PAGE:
The Hawks need to get better. The Bulls needed to do the same last summer and Al said the Hawks might learn something from the way they went about it.
“That’s the perfect example,” he said. “They got that kid Asik. They got Korver, a shooter. They addressed their needs and got better. That’s a blueprint that I think if I’m the team I would look at.”
So let’s look at what the Bulls did last summer and see if the Hawks can copy the same formula:
Clearly, because of salary commitments already on the books, the Chicago Way can’t be the Hawks’ Way.
I know there are lots of questions about what the Hawks can and should do. Honestly, they are difficult to answer without knowing what the new CBA rules will look like. The players quickly rejected the league’s latest offer, which reportedly proposed a hard salary cap and salary rollbacks.
What will be the amount of the salary cap? What about the luxury tax? Will there be an amnesty provision to allow teams to shed salary? Will there still be cap exceptions and, if not, what about those teams whose payrolls are above the new salary cap?
“As players we are just trying to do the right thing for current players and the players that are going to come behind us and for what the players before us worked so hard for,” Hinrich said. “We’ll see. Right now it probably looks like July 1 we are going to be locked out. For now, it’s up in the air.”
Under the current rules it’s hard to see how the Hawks could even fill out the roster with the minimum 13 players without paying the tax. Right now their options are limited to trades and using exceptions to acquire players whose salaries that don’t put them over the tax level. Assuming the tax threshold is about the same as it was the past three seasons, about $70 million, the Hawks would have roughly $3 million of wiggle room to sign six players.
Again, that’s based on the current rules and some assumptions. With the way things are going with the labor situation, who knows what the new system will look like when the league starts playing basketball again. But clearly the Hawks, like all teams, are counting on new rules more favorable to owners.
L.D. didn’t want to get into exactly what he thinks the Hawks need because he hadn’t talked to Rick Sund or the owners yet. (Sund, by the way, says he’s not talking until after the team’s scouting combine, which ends a week from Wednesday). But I noted the team’s lack of scoring at the rim and also their low free-throw rate and asked if that’s something that can only change with different personnel.
“Possibly,” L.D. said. “A lot of that is simply making the wrong decision out of ball movement on when to attack or settling for jump shots. You guys heard me say time and time again how we just settled for jump shots. We did not do a good job collectively in attacking the glass and going to the basket. That’s personnel-driven.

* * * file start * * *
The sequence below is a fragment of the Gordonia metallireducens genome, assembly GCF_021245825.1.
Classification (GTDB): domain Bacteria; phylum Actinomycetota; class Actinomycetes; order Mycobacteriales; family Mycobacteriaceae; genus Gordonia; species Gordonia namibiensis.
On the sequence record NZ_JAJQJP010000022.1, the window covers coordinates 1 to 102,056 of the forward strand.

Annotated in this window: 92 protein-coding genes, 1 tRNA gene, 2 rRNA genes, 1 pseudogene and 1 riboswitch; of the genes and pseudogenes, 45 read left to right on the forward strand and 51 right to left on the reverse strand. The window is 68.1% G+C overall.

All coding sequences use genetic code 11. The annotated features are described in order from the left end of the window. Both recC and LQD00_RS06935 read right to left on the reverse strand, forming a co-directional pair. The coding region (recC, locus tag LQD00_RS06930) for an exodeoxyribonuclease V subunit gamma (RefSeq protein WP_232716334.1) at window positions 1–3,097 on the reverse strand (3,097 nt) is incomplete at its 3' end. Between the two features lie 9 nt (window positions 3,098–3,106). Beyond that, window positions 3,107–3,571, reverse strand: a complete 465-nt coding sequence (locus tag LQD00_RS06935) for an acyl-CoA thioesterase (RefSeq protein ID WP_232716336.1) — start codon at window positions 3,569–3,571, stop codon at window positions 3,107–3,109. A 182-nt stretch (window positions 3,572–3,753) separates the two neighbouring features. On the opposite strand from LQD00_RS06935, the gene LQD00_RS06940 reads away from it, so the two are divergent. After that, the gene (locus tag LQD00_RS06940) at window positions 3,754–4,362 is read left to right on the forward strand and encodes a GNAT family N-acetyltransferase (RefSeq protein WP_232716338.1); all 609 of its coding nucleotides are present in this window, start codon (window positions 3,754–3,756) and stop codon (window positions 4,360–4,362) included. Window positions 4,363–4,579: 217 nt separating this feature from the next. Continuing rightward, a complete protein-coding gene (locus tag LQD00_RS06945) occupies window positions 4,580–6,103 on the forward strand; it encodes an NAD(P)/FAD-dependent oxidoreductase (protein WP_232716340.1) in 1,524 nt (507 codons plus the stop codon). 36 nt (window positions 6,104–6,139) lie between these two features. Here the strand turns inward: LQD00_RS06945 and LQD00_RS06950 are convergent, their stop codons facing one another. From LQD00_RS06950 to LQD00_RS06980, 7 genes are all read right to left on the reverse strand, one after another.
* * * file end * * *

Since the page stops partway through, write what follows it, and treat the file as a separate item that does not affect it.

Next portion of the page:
“Once we do spread the floor and the ball is moved we have to be mindful of just attacking. You can’t be afraid; you can’t be intimidated. You have to go in there with authority. Players that want to get to the free-throw line, they seek bodies. For them it’s not always about finishing the shot, they seek bodies to draw the and-1. That is something we will have to evaluate.”
J.J. seemed to hit on a similar theme when asked about the team’s needs.
“For us it’s guys like blue-collar guys, guys who do a lot of dirty work and do a lot of things that don’t show up in stat book,” J.J. said. “Those are the kind of guys that can help us out. We will see what happens. We’ve gotten better each year. Our postseason [this year] was probably the best it’s been.”
L.D. never could get his team to completely shed its isolation tendencies. When they got open shots and made them, then the ball and players moved and the Hawks were difficult to defend. That’s what happened in Games 1 and 4 against the Bulls.
When the defensive pressure intensified, or when the wrong guys took the wrong shots, then the Hawks started isolating and were easier to defend. That’s what happened in the fourth quarter of Game 5, which ended up being a lost opportunity for the Hawks to win the series.
Does L.D. still think this group of players us capable of running his offense?
“I’m still hopeful we can do that,” he said. “I think Chicago, their defensive pressure was much more intense than Orlando. Sometimes when you are playing under pressure you get sped up and you start getting away from the game plan. I think a lot of what Chicago did had a lot to do with that. That being said, we did not get to our spots like we did against Orlando. That tells me that it was jut the pressure of their defense.
“It was the same coverage [as Orlando] but once we played out of that double team [the Bulls] weren’t as organized as Orlando. I’m not going to abandon something that has been good to us. We just have to do a better job playing out of pressure, double teams. You still have to make plays and in making plays have to move the basketball. I thought we did a great job against Orlando. The Chicago series we weren’t as good.”
Joe said the offense “was kind of up and down” this season.
“We was all trying to feel each other out as far as him implementing his system and us trying to learn it,” he said. “At the same time there are times we looked great. That’s something we can build on and look forward to next year.”
Michael Cunningham, Hawks beat